running down my face.
Once the tears stopped they didn't come out again until the moment of
the elections last November. In that moment, when I entered with my daughter in her
elementary school, my eyes were tearful. Rea was now in an age to make decisions for a
free Kosovo, in the very same place where she was discriminated as a child, but stood up
as we all did.
I won't be able to sign the Declaration of Independence that will be
read out today in the Assembly of Kosovo. To be honest I don't even know who wrote it, but
I know that it was not written by Kosovars. That is not important either. What is
important is the implementation of this Declaration and its recognition by most countries
in the world.
The Declaration won't be signed by almost any of my friends, with whom
we projected the new vision in 1990. At that time, in the house of the late Fehmi Agani,
and in the leadership of the late Ibrahim Rugova, we crossed a threshold which your
generation could not even consider. You, and your generation, had a vision - the building
of Kosovo's statehood within Yugoslavia, with all the emerging risks and obstacles. I had
the luck and obligation, during the break-up of Yugoslavia, to build a new vision. In a
Kosovo, like never before invaded by Serbian military and police forces, I was part of the
construction of the vision for an independent Kosovo.
During these years, I have tried, to the maximum of my abilities, to
bring this vision to life. The family education, as you know, does not allow me to speak
in detail about myself, and for what I have done over the years. I can however say that
you can be proud of me: I have represented this country with dignity and love, and I
entered the duel as if it were the final battle.
In Kosovo, I tried, and I built institutions of freedom of speech. I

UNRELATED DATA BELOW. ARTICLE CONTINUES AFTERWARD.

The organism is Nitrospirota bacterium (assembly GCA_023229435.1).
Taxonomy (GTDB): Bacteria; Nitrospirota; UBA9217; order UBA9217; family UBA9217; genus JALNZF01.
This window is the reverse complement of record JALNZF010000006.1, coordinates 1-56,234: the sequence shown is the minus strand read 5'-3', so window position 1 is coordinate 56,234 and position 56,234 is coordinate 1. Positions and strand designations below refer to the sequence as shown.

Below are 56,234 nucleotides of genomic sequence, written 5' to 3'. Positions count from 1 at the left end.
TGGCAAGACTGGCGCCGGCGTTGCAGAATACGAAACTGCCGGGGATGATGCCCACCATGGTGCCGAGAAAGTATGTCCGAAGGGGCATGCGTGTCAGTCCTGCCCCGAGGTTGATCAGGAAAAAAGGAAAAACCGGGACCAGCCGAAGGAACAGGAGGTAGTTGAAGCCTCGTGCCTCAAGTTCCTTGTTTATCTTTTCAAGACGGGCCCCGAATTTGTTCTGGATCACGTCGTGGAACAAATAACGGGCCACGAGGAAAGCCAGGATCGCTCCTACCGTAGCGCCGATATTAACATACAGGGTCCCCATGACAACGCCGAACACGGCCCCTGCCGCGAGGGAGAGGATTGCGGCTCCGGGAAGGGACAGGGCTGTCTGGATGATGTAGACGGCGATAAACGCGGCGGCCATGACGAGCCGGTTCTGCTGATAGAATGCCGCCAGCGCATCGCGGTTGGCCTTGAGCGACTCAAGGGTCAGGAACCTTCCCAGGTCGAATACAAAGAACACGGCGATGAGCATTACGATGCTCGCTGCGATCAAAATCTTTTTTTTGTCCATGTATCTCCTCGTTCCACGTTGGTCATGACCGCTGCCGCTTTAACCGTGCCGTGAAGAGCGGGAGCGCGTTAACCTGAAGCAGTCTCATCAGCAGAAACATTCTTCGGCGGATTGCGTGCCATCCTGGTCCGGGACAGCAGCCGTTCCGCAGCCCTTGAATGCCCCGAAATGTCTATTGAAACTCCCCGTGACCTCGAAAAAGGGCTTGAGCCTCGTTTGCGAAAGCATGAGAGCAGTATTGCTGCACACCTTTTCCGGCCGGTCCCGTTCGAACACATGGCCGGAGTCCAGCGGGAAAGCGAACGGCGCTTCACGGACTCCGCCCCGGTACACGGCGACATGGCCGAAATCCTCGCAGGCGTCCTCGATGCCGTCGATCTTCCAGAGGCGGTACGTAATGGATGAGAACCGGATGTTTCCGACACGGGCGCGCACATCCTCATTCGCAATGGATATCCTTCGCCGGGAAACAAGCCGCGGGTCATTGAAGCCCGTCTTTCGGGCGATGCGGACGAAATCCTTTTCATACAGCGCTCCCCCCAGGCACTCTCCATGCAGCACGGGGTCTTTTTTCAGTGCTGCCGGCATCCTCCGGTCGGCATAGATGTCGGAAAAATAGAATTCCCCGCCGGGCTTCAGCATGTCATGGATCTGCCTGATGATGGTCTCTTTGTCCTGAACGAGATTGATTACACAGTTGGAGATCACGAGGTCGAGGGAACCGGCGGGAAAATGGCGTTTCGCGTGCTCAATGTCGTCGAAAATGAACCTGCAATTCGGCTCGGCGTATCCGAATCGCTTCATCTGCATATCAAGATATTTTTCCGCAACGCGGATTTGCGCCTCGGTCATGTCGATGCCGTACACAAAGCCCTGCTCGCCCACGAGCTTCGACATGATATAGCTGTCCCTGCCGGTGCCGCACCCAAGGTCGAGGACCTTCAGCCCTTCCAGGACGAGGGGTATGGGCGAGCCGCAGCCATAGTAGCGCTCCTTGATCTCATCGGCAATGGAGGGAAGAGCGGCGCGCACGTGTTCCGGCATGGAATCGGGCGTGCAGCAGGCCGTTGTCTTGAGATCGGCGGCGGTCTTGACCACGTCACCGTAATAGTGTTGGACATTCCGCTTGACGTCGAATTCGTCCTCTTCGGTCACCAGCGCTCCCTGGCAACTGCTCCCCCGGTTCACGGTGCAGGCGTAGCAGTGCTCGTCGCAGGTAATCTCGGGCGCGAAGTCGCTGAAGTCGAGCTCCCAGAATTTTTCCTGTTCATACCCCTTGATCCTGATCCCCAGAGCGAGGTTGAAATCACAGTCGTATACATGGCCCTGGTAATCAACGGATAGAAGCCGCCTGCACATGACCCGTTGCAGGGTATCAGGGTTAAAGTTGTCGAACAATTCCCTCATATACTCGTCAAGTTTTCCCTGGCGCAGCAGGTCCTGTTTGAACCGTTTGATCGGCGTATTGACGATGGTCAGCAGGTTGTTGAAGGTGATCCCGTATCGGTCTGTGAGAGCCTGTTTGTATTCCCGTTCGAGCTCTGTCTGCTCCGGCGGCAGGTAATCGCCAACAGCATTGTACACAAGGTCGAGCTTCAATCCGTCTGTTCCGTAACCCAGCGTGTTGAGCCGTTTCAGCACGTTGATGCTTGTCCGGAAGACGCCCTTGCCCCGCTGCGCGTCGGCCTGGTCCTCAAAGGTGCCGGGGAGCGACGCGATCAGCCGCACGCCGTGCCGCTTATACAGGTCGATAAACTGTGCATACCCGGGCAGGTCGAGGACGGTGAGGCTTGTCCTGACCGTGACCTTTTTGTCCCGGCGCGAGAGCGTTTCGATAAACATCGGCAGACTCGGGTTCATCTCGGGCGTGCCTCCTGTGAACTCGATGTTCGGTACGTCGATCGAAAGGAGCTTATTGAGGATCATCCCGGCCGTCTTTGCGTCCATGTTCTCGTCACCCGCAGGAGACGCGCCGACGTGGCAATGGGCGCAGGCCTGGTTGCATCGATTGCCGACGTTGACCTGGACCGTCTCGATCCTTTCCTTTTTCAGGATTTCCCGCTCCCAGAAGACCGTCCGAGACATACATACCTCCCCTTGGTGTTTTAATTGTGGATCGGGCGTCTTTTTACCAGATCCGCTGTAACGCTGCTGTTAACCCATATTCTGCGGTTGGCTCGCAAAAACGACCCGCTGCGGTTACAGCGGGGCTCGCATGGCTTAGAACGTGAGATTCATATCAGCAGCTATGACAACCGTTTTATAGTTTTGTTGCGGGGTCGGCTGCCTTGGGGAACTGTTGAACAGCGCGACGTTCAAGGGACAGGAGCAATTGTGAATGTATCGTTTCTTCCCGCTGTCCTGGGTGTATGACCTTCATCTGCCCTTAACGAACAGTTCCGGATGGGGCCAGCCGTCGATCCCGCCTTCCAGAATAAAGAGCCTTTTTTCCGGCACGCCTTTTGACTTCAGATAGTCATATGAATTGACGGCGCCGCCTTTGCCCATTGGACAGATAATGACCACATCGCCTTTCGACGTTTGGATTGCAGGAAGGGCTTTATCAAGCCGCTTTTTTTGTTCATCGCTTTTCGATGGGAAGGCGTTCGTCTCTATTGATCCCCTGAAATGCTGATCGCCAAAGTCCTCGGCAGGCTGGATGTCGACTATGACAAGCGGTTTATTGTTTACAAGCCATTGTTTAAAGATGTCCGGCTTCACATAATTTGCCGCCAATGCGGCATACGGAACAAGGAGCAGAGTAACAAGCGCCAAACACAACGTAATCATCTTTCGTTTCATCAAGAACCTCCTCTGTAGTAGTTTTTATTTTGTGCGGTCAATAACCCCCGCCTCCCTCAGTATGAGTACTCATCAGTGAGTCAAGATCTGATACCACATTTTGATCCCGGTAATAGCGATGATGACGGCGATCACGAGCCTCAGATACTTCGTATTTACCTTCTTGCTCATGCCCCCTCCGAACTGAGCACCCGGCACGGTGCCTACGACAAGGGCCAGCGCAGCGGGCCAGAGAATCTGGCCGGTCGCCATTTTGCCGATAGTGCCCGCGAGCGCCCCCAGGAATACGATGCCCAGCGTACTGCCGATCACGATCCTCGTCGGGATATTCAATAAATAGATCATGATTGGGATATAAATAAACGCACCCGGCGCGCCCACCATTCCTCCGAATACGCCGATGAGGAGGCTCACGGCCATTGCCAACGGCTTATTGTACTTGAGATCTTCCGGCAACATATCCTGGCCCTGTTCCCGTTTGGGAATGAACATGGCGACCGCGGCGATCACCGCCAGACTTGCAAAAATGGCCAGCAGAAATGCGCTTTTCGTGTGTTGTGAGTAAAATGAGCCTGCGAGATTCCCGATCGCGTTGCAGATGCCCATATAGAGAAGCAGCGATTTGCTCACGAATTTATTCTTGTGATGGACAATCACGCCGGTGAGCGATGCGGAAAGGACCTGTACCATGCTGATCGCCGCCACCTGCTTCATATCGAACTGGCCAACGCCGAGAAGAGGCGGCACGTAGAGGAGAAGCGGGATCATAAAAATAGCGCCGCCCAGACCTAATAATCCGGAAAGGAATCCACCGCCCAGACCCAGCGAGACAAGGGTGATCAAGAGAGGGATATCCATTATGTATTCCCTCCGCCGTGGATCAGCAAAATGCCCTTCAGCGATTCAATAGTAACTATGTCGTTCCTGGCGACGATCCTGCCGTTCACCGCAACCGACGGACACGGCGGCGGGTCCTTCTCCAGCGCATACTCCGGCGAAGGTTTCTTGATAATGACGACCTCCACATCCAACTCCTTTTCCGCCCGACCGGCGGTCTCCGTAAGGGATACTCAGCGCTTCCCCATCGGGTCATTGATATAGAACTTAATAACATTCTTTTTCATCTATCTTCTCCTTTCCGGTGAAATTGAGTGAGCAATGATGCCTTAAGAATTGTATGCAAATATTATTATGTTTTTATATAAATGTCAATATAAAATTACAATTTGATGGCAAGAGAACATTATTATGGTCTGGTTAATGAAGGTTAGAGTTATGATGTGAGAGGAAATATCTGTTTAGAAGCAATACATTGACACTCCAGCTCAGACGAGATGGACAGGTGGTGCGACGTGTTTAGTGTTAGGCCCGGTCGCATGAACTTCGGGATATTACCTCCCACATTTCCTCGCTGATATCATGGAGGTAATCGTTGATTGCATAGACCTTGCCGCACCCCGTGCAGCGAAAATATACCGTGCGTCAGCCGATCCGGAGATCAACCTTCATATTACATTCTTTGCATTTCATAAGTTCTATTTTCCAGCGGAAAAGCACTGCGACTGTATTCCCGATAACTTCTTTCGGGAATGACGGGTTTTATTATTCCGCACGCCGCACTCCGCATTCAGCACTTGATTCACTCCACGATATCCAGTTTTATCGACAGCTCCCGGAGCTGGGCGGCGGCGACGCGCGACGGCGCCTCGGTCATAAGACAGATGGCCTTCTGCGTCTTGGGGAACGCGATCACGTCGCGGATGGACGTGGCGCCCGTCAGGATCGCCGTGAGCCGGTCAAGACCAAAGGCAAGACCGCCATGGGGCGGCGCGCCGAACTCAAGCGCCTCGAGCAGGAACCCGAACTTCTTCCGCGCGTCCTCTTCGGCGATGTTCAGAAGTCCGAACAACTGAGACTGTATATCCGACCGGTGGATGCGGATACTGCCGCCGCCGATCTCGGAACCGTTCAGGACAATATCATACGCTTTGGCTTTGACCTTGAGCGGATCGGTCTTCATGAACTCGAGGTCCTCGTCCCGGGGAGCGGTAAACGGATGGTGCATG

continued where you ended; you were the builder of the first Albanian press, I was the
builder of the first free Albanian press.
When I appeared for the first time at the speaking stand of the Assembly
of Kosovo, I recalled that from that stand, you had declared the University of Prishtina
open, with the message that the Albanian language will no longer be the language of
lumberjacks but of science and arts. I tried to continue that thought by saying that our
country would have to be built on the foundations of its own true identity, European
identity, and that independence is a necessary instrument for building Kosovo's European
My signature will not be on the Declaration of Independence.
I had put my signature earlier, in Rambouillet. It was of a man who
wanted, in times when Kosovo delegation was wavering, to tie Kosovo to the West in order
to survive and to come where it is today.
We will be out on the streets today.
Our country is poor. It is not where the law but, to a vast degree,
arbitrary force rules. We don't have a good name in the world; we are linked to corruption
and criminality. We still face problems which we believed we solved half a century ago,
like power and water.
I have tried to keep alive the spirit of building a society of democracy
and solidarity. Both are threatened by the day.
But, for the first time in our history, after almost one hundred years
of efforts, we are closing down a framework which allows us to build from within, without
any fear of brutal force of our neighbour.
Today, my generation is correcting a historic mistake which left our
country in a hollow space between the Ottoman Empire and self-determination.
Your Kosovo, the one you tried to make equal within Yugoslavia, is
becoming my independent Kosovo.
We will be out on the streets today, your smiling spirit Rexhai Surroi
and me, rejoicing in this Historic Day.